While the disruption of healthcare infrastructure undoubtedly affects prenatal care, this study underscores that the stress induced by a violent environment can be equally, if not more, detrimental to prenatal development. The biological responses to stress, such as increased cortisol levels, can constrict uterine arteries and significantly reduce blood flow to the fetus. This reduction not only leads to lower birth weights and smaller sizes at birth but also predisposes children to a range of long-term issues, from decreased cognitive abilities to increased susceptibility to chronic diseases.

Figure 2: Effect of one violent incident with one civilian casualty during first trimester of pregnancy on the height for age Z-score of children, distinguishing between perpetrator and type of violence.

Effect of one violent incident with one civilian casualty during first trimester of pregnancy on the height for age Z-score of children

Note: Coefficient plot of dummy variable for violent incident in the district during first trimester of pregnancy, distinguishing between the perpetrator and type of violence. Separate regressions for each, dropping from the sample mothers treated by any other perpetrator/type of violence. Categories are not mutually exclusive. The dependent variable is the height for age Z-score measured by the enumerator at the time of the interview in 2011. The sample of violent incidents is restricted to “low impact” incident, i.e. those with one casualty. Control variables at the child level include gender, child birth order and a dummy variable for twins. Estimation also include year of birth dummy variables multiplied with district fixed effects, as well as mother fixed effects. Standard errors are clustered at the district level. Bars indicate point estimates. Spiked blue lines indicate 95% confidence intervals, gray lines indicate 90% confidence interval.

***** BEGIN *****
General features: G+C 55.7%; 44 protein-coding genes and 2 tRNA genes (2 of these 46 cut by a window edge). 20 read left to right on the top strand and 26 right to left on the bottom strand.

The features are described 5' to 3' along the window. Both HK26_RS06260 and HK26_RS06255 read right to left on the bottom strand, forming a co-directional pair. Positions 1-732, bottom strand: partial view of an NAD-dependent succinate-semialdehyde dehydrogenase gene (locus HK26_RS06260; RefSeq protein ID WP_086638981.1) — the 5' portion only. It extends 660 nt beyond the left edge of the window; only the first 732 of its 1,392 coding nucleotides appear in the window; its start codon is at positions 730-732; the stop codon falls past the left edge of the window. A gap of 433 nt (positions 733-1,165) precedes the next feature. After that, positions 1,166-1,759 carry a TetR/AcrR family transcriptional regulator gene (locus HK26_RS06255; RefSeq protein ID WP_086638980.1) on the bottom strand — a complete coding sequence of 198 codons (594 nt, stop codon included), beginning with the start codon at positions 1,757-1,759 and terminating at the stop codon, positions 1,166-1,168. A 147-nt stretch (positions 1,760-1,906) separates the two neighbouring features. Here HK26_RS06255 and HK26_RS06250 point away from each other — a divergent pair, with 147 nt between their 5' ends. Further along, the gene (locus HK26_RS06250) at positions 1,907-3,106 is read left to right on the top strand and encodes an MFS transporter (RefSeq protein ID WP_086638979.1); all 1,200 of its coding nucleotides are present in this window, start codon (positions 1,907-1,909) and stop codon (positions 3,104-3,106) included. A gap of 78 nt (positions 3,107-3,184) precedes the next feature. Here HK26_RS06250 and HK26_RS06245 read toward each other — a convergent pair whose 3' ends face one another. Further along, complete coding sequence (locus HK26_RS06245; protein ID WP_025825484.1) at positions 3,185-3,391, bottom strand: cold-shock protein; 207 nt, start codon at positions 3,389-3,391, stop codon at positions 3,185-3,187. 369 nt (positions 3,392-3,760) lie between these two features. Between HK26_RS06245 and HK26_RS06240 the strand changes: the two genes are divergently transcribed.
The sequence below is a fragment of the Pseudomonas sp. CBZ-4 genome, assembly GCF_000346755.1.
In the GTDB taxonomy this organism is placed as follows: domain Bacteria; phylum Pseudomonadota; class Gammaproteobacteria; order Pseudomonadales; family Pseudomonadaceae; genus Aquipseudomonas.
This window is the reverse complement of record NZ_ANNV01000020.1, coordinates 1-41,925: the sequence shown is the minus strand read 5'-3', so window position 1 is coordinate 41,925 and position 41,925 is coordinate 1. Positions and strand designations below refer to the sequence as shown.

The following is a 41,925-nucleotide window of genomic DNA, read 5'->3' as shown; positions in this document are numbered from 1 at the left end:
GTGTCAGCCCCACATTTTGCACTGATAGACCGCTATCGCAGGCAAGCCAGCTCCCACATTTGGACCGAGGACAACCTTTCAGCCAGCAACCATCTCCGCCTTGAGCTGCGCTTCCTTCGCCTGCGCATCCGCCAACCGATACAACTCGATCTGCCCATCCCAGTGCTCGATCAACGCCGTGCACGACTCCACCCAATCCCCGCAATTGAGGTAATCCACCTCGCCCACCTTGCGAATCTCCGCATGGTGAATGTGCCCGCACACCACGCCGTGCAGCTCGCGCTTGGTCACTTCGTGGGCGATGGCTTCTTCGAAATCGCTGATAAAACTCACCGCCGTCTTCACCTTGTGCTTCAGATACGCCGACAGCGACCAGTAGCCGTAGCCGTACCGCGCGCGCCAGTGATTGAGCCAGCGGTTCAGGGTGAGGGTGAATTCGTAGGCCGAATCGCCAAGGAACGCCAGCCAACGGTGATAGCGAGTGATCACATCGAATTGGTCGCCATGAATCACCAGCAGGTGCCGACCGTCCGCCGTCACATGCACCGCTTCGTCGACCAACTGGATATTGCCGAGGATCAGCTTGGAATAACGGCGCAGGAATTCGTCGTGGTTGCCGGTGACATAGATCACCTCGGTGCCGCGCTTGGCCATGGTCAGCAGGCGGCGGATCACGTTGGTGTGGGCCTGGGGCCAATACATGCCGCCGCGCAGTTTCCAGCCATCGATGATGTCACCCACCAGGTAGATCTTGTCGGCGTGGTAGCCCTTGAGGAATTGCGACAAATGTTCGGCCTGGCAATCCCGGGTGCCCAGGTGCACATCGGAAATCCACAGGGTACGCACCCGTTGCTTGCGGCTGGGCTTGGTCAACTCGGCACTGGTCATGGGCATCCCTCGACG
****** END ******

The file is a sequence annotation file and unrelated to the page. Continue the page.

Against the backdrop of the large literature on the long-run effects of adverse health outcomes of children (e.g. Mansour and Rees 2012), these results highlight the importance of policies and interventions that target pregnant women particularly in places where ethnic tensions are high. The findings from this research underscore the urgent need for interventions targeted at pregnant women in conflict zones. To mitigate the effects of stress, strategies might include enhanced prenatal care, mental health counseling, and robust community support systems designed to shield expectant mothers from the harsh realities of conflict.